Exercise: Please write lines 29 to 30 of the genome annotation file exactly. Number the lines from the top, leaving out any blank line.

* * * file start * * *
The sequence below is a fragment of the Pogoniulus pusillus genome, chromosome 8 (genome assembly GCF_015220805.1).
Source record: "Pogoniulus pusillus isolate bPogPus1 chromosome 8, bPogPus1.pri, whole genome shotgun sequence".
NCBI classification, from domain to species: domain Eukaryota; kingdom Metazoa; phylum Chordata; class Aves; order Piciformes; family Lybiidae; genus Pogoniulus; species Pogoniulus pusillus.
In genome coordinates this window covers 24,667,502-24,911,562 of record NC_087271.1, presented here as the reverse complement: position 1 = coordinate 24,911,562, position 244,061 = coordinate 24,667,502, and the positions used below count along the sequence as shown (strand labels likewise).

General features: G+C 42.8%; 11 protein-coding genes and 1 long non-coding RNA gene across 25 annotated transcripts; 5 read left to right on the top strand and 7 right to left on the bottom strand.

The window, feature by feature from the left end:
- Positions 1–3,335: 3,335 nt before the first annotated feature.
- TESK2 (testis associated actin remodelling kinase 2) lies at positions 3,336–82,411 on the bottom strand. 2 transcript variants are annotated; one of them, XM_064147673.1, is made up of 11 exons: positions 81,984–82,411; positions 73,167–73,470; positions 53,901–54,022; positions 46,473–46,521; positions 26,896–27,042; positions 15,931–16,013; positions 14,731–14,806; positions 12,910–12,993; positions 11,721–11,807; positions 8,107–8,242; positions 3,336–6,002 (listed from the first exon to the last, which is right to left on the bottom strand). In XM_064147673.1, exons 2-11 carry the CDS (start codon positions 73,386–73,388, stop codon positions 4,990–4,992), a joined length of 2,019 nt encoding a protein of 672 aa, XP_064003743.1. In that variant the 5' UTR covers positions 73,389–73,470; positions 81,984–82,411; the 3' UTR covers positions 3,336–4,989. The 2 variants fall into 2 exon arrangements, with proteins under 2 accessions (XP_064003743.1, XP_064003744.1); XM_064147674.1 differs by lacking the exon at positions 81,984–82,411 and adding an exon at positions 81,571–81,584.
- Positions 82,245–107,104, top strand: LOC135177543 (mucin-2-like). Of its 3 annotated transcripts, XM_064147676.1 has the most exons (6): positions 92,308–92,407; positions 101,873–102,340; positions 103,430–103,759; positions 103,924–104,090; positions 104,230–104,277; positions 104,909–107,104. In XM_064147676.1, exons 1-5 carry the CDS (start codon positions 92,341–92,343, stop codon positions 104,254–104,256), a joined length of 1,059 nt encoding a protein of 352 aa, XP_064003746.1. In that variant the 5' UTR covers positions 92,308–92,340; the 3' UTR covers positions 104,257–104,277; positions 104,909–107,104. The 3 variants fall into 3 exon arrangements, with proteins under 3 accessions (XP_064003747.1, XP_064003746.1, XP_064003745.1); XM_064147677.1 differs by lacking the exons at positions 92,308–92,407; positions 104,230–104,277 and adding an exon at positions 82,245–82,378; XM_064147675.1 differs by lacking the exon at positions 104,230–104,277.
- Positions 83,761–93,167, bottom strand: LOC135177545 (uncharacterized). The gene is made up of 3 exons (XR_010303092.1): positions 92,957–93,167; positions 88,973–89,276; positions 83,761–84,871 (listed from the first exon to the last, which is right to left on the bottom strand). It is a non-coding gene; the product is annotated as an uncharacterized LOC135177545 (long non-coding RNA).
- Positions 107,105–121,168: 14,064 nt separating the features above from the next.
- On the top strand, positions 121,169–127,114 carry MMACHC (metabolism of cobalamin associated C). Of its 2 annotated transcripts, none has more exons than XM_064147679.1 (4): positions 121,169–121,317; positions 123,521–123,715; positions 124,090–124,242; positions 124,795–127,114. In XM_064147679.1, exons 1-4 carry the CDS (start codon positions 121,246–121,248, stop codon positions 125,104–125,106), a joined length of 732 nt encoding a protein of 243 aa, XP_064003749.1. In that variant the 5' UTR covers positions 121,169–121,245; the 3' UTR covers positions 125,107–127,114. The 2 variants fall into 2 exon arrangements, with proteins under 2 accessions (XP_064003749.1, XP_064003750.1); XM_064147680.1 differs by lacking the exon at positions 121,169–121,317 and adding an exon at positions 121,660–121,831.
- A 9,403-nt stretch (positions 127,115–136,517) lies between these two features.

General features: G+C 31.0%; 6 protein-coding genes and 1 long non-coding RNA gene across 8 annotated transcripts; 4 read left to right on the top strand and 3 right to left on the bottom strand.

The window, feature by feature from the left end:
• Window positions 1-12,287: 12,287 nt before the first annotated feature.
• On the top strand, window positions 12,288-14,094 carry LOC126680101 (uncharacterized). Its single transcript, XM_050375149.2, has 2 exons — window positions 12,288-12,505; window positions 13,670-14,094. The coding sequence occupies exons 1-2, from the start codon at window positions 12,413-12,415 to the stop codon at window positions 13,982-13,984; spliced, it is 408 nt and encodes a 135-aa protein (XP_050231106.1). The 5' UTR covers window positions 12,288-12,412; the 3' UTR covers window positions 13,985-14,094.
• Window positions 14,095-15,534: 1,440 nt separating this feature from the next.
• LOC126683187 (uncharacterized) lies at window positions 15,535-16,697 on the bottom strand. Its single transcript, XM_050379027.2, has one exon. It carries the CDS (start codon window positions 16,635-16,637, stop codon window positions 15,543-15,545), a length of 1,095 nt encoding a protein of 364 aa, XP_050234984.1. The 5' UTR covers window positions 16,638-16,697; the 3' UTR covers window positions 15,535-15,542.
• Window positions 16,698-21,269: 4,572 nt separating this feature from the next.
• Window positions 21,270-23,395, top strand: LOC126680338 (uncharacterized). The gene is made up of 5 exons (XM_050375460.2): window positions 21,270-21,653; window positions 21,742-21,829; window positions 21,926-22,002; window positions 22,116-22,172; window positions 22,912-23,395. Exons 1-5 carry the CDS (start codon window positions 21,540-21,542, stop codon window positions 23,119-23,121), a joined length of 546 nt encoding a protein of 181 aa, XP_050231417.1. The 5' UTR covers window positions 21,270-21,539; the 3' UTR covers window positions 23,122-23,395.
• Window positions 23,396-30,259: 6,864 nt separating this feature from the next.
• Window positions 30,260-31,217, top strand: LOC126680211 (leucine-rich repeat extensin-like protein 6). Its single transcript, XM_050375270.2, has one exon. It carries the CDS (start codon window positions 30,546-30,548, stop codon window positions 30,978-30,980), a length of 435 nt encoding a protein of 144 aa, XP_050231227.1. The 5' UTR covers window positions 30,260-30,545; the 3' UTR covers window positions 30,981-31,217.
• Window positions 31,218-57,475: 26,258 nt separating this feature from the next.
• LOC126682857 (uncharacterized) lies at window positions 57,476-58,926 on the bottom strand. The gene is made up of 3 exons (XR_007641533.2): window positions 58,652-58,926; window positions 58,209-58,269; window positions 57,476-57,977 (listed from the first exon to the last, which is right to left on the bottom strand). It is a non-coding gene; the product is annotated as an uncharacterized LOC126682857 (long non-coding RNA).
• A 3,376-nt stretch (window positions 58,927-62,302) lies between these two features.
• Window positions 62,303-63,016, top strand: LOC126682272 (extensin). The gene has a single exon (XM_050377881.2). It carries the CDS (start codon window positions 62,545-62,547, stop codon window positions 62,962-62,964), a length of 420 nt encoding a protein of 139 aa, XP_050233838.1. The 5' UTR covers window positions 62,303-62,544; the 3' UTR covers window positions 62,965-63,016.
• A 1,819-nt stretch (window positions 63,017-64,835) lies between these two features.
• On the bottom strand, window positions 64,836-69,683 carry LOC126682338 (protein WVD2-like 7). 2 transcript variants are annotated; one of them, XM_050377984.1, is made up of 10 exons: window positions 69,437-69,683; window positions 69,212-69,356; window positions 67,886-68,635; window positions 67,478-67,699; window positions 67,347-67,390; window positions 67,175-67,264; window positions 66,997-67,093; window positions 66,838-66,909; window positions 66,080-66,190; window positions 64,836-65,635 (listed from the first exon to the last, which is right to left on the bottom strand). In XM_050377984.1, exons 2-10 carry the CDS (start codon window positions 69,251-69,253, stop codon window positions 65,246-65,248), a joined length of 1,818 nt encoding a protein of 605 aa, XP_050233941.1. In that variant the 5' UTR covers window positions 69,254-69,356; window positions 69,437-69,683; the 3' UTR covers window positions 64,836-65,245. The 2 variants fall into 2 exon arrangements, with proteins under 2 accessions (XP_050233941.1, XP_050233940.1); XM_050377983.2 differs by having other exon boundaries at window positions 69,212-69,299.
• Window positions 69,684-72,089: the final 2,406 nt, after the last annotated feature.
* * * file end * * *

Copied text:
• On the bottom strand, window positions 64,836-69,683 carry LOC126682338 (protein WVD2-like 7). 2 transcript variants are annotated; one of them, XM_050377984.1, is made up of 10 exons: window positions 69,437-69,683; window positions 69,212-69,356; window positions 67,886-68,635; window positions 67,478-67,699; window positions 67,347-67,390; window positions 67,175-67,264; window positions 66,997-67,093; window positions 66,838-66,909; window positions 66,080-66,190; window positions 64,836-65,635 (listed from the first exon to the last, which is right to left on the bottom strand). In XM_050377984.1, exons 2-10 carry the CDS (start codon window positions 69,251-69,253, stop codon window positions 65,246-65,248), a joined length of 1,818 nt encoding a protein of 605 aa, XP_050233941.1. In that variant the 5' UTR covers window positions 69,254-69,356; window positions 69,437-69,683; the 3' UTR covers window positions 64,836-65,245. The 2 variants fall into 2 exon arrangements, with proteins under 2 accessions (XP_050233941.1, XP_050233940.1); XM_050377983.2 differs by having other exon boundaries at window positions 69,212-69,299.
• Window positions 69,684-72,089: the final 2,406 nt, after the last annotated feature.